Antibodies From Vaccines vs. Antibodies From Natural Infection

Similarities and Potential Differences

Nurse applying vaccine on patient's arm using face mask

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Currently, many people are interested in antibodies—proteins made by the immune system in response to an infection or vaccination. Antibody response is one of the key signs that a person was previously infected (or vaccinated) for a disease such as COVID-19. And sometimes, but not always, antibodies are a signal that an individual is protected from future infection.

What Are Antibodies?

Antibodies are proteins present on the surface of important cells of your immune system called B cells. B cells also release antibodies, partly with the help of another type of immune cell, T cells.

Role in Defeating Initial Infections

Antibodies play a key role in defeating certain types of infections. Through a variety of different mechanisms, in coordination with other parts of your immune system, some antibodies can inactivate and help eliminate pathogens. We think that includes the virus that causes COVID-19 (SARS-CoV-2).

However, it takes a while for this to work. If your immune system has never dealt with a particular virus before, it won’t have antibodies to the virus ready to go. Antibodies bind very precisely to a specific spot on a given virus. So it takes your immune system a while to figure out what exact antibody will work to neutralize a virus (or other type of pathogen).

That’s one of the reasons it takes you a while to get better after you are infected with a new virus. Depending on the specific type of antibody, it can take a couple of weeks or so to get the right antibodies produced in large amounts.

A specific antibody type called IgM antibodies are usually the first to be produced. Detection of IgM antibodies can sometimes be used as a test for recent infection. For example, an IgM antibody to a specific protein is commonly used to check for recent infection with the hepatitis B virus.

Other types of antibodies are usually produced a little later. A particularly important type is IgG antibodies, which tend to be more long-lived than IgM antibodies. This subtype of antibodies is critical not just for controlling initial disease but for preventing future disease if you are re-exposed in the future.

Role in Preventing Future Infections

After an infection, certain T cells and B cells that can recognize the virus stick around for a long time. If they are ever re-exposed to the virus (or other pathogen) again, these special memory cells recognize it quickly and start to respond.

This helps the immune system be effective much more quickly. This way, you don’t get sick. Or, if you do get sick, you usually only get a very mild version of an illness.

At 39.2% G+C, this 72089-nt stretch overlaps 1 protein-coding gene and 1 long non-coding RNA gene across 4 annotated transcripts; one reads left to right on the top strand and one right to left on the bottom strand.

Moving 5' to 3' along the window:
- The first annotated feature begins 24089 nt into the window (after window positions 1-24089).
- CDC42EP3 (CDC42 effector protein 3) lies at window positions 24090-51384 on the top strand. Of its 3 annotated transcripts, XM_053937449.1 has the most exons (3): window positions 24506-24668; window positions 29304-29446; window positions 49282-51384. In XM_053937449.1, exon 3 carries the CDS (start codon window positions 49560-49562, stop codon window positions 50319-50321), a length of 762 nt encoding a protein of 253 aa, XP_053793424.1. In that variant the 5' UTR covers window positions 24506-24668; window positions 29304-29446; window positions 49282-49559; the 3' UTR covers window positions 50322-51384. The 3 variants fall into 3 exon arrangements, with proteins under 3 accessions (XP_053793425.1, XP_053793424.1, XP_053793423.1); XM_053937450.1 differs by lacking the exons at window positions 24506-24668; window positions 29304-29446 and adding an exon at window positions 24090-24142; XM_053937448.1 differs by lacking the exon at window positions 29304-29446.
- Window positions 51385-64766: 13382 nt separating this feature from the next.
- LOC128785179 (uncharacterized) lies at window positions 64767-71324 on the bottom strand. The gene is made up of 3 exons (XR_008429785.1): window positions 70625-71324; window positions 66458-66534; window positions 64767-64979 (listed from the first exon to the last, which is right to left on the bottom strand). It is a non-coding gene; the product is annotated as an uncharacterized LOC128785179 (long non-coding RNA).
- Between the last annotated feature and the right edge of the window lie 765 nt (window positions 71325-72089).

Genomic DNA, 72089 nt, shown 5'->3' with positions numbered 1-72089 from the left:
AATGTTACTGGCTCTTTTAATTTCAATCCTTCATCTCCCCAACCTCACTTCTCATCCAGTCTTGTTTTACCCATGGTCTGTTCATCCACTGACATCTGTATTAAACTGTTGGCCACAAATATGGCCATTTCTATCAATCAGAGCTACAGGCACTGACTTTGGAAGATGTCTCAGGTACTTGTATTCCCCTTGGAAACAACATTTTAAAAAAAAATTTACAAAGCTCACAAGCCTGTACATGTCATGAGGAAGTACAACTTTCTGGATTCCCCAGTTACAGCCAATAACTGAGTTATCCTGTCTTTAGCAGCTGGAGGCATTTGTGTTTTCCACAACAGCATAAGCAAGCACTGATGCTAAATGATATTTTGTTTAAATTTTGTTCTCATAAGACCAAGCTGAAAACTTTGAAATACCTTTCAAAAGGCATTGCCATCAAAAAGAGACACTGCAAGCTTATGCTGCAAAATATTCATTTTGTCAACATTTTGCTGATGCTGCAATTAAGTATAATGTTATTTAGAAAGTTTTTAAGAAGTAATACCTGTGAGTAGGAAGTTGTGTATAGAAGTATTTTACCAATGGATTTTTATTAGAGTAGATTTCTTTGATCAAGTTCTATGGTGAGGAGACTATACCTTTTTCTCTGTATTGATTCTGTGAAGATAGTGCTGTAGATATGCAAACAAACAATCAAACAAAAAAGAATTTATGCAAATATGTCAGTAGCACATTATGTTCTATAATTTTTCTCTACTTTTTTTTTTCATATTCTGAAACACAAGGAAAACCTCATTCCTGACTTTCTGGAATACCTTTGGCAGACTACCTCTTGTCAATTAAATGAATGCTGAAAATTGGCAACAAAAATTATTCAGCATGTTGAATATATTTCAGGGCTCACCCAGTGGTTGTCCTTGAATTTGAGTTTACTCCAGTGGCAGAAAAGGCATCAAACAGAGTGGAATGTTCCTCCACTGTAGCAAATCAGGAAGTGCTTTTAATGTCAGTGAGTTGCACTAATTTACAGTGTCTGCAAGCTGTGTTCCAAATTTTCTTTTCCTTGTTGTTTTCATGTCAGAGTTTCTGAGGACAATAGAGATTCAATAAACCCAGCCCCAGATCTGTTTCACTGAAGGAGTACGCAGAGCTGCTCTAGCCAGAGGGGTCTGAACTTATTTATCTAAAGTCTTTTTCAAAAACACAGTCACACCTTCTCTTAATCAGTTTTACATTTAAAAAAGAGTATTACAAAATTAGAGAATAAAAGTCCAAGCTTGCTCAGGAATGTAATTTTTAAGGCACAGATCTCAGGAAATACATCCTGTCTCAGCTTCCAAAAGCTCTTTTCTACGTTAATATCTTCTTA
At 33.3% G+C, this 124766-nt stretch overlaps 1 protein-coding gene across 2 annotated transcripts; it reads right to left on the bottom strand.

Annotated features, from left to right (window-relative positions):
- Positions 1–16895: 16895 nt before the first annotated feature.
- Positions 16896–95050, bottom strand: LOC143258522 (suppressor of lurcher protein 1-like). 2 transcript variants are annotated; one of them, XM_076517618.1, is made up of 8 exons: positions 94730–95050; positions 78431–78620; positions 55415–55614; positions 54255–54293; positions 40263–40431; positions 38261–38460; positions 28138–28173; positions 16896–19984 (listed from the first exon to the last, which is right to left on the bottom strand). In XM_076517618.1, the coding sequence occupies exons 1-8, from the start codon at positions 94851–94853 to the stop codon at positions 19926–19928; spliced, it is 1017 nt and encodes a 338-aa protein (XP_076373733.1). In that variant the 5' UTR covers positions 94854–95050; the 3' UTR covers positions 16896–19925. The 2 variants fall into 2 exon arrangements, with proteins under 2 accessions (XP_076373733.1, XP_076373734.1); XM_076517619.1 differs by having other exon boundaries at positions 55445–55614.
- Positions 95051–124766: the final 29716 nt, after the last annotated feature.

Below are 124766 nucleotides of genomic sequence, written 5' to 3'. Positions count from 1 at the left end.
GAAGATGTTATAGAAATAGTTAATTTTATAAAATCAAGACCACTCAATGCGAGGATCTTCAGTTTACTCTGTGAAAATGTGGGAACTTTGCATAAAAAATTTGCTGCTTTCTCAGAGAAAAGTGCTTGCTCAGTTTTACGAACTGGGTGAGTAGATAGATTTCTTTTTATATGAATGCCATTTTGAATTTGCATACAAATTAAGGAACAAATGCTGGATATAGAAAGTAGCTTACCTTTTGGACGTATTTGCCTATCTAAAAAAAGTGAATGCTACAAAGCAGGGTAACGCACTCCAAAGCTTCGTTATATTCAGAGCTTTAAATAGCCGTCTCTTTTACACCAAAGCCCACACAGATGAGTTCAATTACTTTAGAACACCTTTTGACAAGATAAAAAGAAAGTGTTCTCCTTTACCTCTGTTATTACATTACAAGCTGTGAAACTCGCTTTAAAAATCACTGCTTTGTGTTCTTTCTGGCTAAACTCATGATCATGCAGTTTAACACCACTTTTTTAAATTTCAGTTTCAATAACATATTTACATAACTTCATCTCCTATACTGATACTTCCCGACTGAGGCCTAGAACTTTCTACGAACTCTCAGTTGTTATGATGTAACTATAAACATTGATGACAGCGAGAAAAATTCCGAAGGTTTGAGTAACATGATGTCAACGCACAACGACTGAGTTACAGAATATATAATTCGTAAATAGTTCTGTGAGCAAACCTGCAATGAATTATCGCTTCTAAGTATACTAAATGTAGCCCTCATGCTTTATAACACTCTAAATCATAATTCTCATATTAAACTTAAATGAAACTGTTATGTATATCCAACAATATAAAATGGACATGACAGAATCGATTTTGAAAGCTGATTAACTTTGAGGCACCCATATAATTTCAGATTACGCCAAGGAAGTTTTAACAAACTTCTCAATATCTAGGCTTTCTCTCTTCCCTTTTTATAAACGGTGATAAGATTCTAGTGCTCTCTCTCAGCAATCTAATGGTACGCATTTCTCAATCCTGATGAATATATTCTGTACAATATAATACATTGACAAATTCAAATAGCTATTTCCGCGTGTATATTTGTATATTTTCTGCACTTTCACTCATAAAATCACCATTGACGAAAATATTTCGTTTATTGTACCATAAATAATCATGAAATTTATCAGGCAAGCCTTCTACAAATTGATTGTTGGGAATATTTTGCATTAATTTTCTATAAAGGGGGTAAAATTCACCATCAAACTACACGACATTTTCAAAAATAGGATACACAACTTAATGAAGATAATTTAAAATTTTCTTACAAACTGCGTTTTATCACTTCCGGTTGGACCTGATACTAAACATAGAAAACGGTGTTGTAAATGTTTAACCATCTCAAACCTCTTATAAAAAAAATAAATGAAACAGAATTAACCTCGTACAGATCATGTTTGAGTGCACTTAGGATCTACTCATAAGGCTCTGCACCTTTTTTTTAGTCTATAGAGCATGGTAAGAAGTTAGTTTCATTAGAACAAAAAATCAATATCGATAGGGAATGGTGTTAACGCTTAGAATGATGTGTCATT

When this happens, you are said to have protective immunity to a disease. Depending on the situation, immunity might last for months or years. You might also have partial immunity which offers you some degree of protection, (and a head start to the immune system if you get re-exposed and reinfected) but not total protection.

Antibodies in COVID-19

It’s because of this key role in both treating infection and preventing disease that scientists have been so interested in the role of antibodies in COVID-19.

One of the treatments being given to some COVID-19 patients as a part of clinical trials is the plasma donated from people who have recovered from the illness. The idea is that that plasma contains antibodies to the virus that might help individuals recover more quickly from infection.

Researchers are also hard at work developing cutting-edge synthetic antibody therapies that might end up being an important part of treatment. Antibody products have already received Emergency Use Authorization by the FDA. These might be especially helpful early in the disease course.

Studying how antibodies work in COVID-19 has also been critical for developing a successful vaccine. Knowledge about antibodies will be important for assessing how immunity to COVID-19—either from infection or from a vaccine—might decrease over time. From this we will learn when people might need booster vaccine shots to re-up their immunity.

Even though antibodies are probably the most important means of inducing immunity in COVID-19, they may not be the only part of the immune system with an important role. For example, certain T cells play a role in protective immunity for some infections. This will become clearer with time.

Neutralizing vs. Non-Neutralizing Antibodies

One confusing thing is that even though antibodies are important for eliminating and preventing many kinds of infections, not all antibodies the body produces against a virus are effective.